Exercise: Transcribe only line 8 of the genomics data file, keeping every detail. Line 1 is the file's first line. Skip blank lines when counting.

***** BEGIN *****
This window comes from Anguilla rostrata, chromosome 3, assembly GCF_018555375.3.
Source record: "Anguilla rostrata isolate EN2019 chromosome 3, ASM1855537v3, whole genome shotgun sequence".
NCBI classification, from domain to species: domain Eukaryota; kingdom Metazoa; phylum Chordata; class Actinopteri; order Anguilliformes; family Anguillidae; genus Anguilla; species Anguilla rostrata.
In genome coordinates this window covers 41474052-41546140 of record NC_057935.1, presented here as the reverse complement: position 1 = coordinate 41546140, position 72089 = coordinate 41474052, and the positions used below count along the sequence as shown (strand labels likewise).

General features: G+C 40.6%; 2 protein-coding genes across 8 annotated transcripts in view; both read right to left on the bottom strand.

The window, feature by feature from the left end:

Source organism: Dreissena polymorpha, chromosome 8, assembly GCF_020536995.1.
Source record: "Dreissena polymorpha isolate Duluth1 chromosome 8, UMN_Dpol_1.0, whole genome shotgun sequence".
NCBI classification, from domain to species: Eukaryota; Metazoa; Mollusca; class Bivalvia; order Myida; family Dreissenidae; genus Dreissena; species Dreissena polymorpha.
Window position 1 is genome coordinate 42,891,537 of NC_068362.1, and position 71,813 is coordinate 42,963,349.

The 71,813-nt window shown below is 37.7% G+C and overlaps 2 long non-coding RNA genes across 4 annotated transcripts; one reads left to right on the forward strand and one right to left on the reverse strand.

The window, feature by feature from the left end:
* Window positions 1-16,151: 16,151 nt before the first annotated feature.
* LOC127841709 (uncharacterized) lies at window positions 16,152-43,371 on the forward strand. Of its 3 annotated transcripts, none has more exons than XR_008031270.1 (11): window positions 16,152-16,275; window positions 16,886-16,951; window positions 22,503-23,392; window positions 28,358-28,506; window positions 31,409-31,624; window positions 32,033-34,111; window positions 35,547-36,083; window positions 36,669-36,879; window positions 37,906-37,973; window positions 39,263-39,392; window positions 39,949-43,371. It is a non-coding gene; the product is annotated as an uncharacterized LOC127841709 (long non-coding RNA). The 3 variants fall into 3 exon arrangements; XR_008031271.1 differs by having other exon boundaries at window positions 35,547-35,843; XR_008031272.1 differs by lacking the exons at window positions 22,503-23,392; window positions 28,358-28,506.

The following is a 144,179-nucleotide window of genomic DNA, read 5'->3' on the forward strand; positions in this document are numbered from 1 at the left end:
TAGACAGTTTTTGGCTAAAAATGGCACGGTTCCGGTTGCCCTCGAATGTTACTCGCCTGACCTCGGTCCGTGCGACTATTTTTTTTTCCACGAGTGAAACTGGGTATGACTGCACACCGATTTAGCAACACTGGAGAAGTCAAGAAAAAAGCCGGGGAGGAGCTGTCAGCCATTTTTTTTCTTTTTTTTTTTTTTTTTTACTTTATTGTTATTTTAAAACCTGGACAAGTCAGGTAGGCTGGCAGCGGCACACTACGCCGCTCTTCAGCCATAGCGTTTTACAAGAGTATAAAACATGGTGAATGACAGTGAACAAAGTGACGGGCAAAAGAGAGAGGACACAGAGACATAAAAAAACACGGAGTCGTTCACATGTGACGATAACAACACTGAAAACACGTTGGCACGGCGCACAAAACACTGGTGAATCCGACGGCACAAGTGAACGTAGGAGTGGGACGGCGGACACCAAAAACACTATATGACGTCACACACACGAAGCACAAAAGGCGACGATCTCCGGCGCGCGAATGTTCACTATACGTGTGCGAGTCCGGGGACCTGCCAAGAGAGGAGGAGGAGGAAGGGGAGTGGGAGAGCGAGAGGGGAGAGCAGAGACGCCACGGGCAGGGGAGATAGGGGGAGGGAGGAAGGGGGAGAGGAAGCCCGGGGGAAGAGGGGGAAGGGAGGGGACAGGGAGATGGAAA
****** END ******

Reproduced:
Source record: "Dreissena polymorpha isolate Duluth1 chromosome 8, UMN_Dpol_1.0, whole genome shotgun sequence".